To Mrs. Pritchet, of St. Louis, erected by her daughter. Great wheel window made at Roermond, Holland.

To Mrs. Canary, erected by the rector. Tablet on the right side of end-wall.

To Mr. and Mrs. McGlue, erected by their son, Henry T. McGlue. Elaborately ornamented tablet on fifth pier on left-hand side of nave.

To Ella Hewson, erected by the rector. A tablet of terra-cotta (gilded) and marble supported by a Cherub, between the frescoes of St. Louis and St. Thomas, bearing this inscription:

“In Peace
She loved this parish well be thou like her.”

[61] To Robert H. Neilson, given by his sister, Miss Mary A. L. Neilson. Cross and six candlesticks in the Chapel of the Holy Sepulchre.

To William S. Helmuth, M.D., erected by his wife, Mary K. Helmuth. Church porch on the West façade.

To Thomas C. Percival, erected by his wife. The stone arches of the nave.

To Thomas C. Percival, given by his children. Jeweled Chalice.


* These excellent copies of Lucca and Andrea della Robbia’s famous works came from the firm of Cantagalli, Florence.

To Ellen Ross, erected by the Corporation. Choir of singing Angels, over the door of the Chapel of the Holy Sepulchre, with this inscription beneath:

“Sacred to the Memory of
She now is with the angels
And joins them in their song.”

To Lydia Provost, erected by the rector, Madonna and Child, over the credence-table in the Chapel of the Holy Sepulchre.

To Henry Yale Smith, M.D., erected by his daughter Florence, on fifth pier on-right-hand side of nave.

To. J. Warren McLearn, erected by his parents. The Annunciation, on second pier on right-hand side, with this inscription beneath:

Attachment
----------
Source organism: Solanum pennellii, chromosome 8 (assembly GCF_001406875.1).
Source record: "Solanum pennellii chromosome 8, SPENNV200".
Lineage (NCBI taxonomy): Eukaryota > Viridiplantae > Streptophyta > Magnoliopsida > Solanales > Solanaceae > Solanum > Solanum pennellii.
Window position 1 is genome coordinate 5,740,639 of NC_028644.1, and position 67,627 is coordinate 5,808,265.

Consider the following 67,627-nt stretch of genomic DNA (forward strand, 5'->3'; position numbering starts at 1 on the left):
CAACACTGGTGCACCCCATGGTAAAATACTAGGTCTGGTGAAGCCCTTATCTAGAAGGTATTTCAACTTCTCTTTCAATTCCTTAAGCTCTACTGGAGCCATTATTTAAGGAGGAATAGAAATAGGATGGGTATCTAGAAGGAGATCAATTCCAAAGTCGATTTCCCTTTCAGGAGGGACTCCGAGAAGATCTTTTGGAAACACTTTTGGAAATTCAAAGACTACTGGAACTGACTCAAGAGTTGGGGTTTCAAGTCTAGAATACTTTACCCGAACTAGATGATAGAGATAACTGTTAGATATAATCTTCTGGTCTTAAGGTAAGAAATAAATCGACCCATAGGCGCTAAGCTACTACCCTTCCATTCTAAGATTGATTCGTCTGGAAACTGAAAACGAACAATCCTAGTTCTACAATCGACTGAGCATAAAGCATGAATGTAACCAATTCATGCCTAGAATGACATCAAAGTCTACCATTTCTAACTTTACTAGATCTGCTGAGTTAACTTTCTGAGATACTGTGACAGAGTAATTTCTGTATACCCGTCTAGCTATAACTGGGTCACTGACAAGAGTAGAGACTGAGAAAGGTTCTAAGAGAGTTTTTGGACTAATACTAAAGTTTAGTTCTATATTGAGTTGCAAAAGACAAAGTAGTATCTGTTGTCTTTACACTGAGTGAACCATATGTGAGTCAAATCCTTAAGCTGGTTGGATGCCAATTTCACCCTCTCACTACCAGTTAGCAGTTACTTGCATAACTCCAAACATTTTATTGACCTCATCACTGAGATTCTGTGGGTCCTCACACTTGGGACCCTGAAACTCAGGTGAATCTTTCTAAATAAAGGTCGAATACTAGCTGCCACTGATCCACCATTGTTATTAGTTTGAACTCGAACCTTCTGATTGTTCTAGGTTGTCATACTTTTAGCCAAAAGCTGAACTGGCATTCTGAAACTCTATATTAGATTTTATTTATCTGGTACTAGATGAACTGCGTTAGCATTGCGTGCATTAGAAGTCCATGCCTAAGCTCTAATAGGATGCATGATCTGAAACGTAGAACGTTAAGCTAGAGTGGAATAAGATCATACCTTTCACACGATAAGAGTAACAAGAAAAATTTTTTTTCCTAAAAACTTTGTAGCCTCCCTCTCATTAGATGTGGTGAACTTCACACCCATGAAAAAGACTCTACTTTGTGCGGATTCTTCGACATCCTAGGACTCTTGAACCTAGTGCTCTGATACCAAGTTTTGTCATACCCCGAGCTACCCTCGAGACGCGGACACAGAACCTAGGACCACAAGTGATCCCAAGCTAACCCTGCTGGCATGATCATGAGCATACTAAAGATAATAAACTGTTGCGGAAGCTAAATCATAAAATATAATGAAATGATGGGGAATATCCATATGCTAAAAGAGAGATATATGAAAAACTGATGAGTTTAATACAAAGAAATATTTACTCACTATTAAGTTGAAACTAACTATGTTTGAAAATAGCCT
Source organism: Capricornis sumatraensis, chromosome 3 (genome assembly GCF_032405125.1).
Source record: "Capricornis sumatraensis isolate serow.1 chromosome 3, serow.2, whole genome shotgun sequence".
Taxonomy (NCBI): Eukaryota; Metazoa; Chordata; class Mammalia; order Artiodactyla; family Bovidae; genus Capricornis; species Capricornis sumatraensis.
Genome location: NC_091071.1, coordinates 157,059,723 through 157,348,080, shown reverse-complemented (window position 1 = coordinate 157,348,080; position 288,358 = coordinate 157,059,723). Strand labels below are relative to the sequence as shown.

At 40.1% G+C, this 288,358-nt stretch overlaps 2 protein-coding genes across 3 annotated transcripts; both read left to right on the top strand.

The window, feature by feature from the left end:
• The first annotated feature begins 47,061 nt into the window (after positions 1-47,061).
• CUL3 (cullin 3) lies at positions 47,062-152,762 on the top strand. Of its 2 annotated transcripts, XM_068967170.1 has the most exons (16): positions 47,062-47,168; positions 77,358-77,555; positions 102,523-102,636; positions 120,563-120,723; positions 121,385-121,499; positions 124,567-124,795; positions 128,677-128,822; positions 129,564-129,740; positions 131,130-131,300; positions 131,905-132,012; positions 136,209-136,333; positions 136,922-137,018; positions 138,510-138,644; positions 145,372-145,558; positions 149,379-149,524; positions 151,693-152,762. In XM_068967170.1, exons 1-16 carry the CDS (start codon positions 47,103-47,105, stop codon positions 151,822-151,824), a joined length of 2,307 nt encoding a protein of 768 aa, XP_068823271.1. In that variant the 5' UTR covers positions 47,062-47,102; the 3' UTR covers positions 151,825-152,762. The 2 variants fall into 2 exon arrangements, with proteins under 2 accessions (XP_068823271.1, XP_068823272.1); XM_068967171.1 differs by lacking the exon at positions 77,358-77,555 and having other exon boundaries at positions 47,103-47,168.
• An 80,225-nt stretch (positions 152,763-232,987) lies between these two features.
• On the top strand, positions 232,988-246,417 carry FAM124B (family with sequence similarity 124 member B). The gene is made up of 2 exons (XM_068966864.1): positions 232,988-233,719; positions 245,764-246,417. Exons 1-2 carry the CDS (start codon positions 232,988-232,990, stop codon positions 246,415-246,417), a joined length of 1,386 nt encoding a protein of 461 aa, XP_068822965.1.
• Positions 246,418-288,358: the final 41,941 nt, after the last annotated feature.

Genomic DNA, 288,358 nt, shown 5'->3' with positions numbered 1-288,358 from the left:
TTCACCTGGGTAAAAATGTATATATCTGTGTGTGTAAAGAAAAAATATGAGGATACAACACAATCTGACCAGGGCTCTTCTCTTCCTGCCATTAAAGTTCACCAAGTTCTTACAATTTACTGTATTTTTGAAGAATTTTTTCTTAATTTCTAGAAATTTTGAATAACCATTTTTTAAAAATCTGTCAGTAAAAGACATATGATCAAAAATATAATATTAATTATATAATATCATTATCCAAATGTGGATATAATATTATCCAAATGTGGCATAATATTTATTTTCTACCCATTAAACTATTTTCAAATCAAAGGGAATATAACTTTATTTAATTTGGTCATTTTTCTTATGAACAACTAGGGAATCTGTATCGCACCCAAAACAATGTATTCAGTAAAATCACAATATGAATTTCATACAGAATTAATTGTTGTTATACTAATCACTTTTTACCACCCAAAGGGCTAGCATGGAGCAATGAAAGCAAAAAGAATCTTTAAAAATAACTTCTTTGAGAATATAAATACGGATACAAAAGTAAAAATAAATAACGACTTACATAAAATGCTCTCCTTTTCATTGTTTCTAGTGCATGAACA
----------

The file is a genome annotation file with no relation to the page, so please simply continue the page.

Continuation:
“He was a brave soldier, a fearless
Churchman, an affectionate son.”

To Katherine Balbirnie, erected by her brothers. Cherub’s head with marble tablet, on fifth pier on left-hand side.

To Richard H. Hullinger and Margaretta his wife, erected by their daughters. Virgin and Angels. Right-hand side of Lady Chapel.

View from the West-End

Fifteenth Century Paintings

Fresco—The Vision of St. John.

Fresco—The Flight of the Holy Family.

Portion of South-Wall shewing Frescoes of St. Francis of Assisi and St. Benedict.

Frescoes in the Blind Arches: The Earth after the Fall of Man.

The Redeemer of Smolensk: A Russian Icon.

Shrine of St. Barbara and Sacristy-Bell.

Lady Chapel shewing Altar, Carved Communion-Table, and Fresco of the Annunciation.

The Pulpit and Rood-Screen.

Fresco—The Plague of London.

Portion of South-Wall shewing a Memorial Tablet and Fresco of St. Thomas of Canterbury.

Strassburg Window.

The Font.

Chapel of the Holy Sepulchre.

The Choir, Looking East.

A Group of Chalices, Bourses, veils, and Almsbason, Missal, &c., &c.

The High Altar.

Jeweled Cover of the Book of the Gospels and Section of an Alb.

West-End shewing Wheel Window and Portrait of St. Charles.

White and Green Altar-Cloths.

Red Altar-Cloths.

White Altar-Cloth.

Section of Festival Alb.

Cloth of Gold. Purple. Green.

Red Cope.

Festival Cope.

Project Canterbury